This is how Touch ID and the Apple A7 processor keep your iPhone secure

Apple security document confirms that Touch ID is indeed tied to hardware

As soon as the iPhone 5s was released last fall we ripped it apart and took a closer look, specifically at Touch ID. We had a hunch that Touch ID was paired to individual hardware even back then. An updated iOS security document issued by Apple looks to confirm our suspicions:

While the iOS security document goes into detail about Secure Enclave, what it is, and how it works, the part we find most interesting is as follows -

Each Secure Enclave is provisioned during fabrication with its own UID (Unique ID) that is not accessible to other parts of the system and is not known to Apple. When the device starts up, an ephemeral key is created, tangled with its UID, and used to encrypt the Secure Enclave’s portion of the device’s memory space.

What the above statement by Apple means is that when Secure Enclave is manufactured it gets a unique identifier that is then paired with another identifier on a specific device. This results in a hardware lockdown of Touch ID that locks out tampering of any kind.

In our initial teardown we were able to verify that a Touch ID swapped from one iPhone 5s and put into another caused Touch ID to immediately stop working. Set up attempts failed and in some cases, Touch ID completely disappeared from the Settings panel. Swapping the Touch ID sensors back into the iPhones they came in remedied the problem instantly.

The entire security piece from Apple is an interesting read and goes into detail not only on the workings of Touch ID but other facets of iOS such as iCloud Keychain data protection and more. Hit the link to check it out in its entirety and then let me know how you feel about iOS security. Do you feel Apple does more than other companies in terms of protecting your data? Do you still not trust iCloud? Why or why not?

Source: Apple

Allyson Kazmucha

Help and how to editor for iMore. I can take apart an iPhone in less than 6 minutes. I also like coffee and Harry Potter more than anyone really should.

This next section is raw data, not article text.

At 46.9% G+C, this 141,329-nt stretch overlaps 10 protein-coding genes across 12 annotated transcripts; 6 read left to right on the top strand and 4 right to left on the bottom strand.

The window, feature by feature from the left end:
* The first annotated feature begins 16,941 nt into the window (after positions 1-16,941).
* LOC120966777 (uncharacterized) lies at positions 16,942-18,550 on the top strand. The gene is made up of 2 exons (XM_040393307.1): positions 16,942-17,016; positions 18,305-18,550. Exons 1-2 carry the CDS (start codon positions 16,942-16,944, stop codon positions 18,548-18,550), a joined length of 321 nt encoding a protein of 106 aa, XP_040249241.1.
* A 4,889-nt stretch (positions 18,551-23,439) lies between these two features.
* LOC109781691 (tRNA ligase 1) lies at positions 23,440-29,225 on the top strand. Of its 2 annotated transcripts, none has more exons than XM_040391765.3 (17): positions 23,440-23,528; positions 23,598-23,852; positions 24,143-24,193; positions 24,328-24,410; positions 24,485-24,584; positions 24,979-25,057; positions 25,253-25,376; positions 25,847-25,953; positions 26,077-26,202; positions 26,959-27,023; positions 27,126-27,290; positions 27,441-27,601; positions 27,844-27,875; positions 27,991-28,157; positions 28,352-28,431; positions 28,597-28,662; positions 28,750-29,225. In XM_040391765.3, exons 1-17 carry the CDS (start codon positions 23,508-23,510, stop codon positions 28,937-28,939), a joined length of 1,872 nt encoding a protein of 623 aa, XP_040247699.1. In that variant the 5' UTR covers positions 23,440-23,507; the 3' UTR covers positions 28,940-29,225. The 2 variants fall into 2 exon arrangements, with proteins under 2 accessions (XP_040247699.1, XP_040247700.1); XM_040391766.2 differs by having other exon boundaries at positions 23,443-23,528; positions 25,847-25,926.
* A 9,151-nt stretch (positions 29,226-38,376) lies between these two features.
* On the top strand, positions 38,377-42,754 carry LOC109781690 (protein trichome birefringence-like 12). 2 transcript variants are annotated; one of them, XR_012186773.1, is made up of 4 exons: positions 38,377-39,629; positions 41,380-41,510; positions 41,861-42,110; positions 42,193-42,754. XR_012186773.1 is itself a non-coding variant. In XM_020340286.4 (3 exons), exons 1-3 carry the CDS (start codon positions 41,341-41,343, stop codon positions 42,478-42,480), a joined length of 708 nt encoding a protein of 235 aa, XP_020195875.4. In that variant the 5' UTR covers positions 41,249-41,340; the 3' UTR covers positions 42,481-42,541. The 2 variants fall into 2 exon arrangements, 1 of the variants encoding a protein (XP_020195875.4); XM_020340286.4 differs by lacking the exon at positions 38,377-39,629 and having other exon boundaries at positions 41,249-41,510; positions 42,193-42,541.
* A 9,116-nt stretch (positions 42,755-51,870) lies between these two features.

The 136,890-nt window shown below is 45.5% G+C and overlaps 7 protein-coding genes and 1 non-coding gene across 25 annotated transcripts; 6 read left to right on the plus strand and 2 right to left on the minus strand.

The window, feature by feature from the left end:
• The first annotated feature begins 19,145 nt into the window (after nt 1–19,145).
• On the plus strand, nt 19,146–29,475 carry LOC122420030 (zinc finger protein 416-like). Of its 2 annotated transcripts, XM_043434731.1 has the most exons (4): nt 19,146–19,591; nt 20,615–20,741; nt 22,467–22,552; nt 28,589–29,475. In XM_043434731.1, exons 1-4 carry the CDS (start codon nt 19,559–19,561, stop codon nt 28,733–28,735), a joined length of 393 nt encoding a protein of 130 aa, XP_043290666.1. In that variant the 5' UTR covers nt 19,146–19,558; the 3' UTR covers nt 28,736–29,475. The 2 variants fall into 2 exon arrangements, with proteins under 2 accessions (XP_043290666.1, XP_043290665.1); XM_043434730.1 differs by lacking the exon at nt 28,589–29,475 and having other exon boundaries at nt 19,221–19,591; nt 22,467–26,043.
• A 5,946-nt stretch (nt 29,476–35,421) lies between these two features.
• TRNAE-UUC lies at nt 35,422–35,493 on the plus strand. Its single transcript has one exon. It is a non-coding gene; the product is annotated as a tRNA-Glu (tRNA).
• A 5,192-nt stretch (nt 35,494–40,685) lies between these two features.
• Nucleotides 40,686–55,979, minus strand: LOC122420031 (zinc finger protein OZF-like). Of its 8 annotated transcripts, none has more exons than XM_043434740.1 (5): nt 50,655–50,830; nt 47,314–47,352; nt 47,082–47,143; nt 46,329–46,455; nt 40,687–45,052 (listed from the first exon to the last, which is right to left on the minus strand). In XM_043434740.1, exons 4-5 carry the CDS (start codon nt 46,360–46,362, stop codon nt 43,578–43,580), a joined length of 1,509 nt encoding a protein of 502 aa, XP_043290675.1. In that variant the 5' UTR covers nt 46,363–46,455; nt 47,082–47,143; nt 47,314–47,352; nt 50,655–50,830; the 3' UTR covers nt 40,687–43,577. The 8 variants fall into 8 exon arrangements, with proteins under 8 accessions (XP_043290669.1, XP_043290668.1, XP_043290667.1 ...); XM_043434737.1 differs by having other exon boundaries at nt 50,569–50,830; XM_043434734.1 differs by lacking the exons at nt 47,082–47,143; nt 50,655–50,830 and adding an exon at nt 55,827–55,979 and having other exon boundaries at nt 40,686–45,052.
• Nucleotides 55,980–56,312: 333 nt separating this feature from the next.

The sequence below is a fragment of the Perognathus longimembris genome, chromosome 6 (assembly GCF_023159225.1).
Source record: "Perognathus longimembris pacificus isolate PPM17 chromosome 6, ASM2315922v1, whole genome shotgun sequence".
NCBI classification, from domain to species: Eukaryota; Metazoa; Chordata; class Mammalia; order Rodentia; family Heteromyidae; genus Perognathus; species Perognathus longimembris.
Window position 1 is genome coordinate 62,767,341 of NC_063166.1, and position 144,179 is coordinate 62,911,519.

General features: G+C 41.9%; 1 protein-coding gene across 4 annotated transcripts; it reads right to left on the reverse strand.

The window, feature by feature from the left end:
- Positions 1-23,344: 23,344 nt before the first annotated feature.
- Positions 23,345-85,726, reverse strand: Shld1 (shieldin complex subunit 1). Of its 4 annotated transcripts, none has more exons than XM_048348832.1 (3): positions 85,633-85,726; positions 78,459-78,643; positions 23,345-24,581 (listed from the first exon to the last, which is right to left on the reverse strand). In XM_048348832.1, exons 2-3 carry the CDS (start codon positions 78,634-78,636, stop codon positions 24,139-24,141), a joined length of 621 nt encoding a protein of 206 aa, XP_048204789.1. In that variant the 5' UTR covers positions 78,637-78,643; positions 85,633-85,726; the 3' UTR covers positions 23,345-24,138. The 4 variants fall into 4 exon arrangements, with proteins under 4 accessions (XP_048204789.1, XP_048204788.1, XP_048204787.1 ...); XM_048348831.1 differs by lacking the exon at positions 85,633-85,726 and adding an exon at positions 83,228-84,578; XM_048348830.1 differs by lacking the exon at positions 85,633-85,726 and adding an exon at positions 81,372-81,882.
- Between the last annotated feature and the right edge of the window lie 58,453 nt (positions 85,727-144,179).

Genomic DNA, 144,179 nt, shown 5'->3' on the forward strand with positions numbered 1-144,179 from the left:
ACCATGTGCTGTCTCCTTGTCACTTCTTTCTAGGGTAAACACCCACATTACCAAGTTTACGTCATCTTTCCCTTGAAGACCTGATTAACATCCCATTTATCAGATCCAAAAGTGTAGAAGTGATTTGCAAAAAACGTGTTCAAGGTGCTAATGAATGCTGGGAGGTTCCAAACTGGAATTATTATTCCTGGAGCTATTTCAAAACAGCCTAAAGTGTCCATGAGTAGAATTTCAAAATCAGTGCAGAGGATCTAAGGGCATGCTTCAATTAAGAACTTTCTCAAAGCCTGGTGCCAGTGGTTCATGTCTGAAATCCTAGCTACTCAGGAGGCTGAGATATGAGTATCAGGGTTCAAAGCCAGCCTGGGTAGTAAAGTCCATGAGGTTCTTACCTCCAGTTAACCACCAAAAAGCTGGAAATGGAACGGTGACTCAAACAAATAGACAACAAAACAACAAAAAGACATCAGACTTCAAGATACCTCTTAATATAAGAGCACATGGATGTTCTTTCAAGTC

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Reader comments

This is how Touch ID and the Apple A7 processor keep your iPhone secure

24 Comments

Wow, no offense but the entire article is interesting, not just that one paragraph. It's fascinating the depth to which they go to keep everything secure. Quite interesting & eye opening. I knew iOS & the hardware was complicated but had no idea how complex it really is.

Nice corporate response, shell out another 80 bucks because the profit margins on those phones are so small they cannot afford a larger warranty period.

Let's assume I don't have AppleCare+, what happens then?

Thank you, but you mean to say that in some countries Apple has a flat fee for repair of out of warranty phones. Everywhere else you need the services of independent companies, which BTW, happens to be the majority of countries where Apple sells phones. So, to be specific, can an independent company fix a Touch ID button?

Assuming you don't have AppleCare+ because you didn't want to shell out $80 (as mentioned above - and I didn't either) I'd say you also couldn't afford or want to pay another independent company to replace the hardware even if it was possible (which I doubt it is). It would likely be far more expensive. You'd probably be best contacting Apple for a definite answer though. Likely, you'll just need to resort to using a PIN code instead and forget about replacing the Touch ID hardware.

"Do you feel Apple does more than other companies in terms of protecting your data? Do you still not trust iCloud? Why or why not?"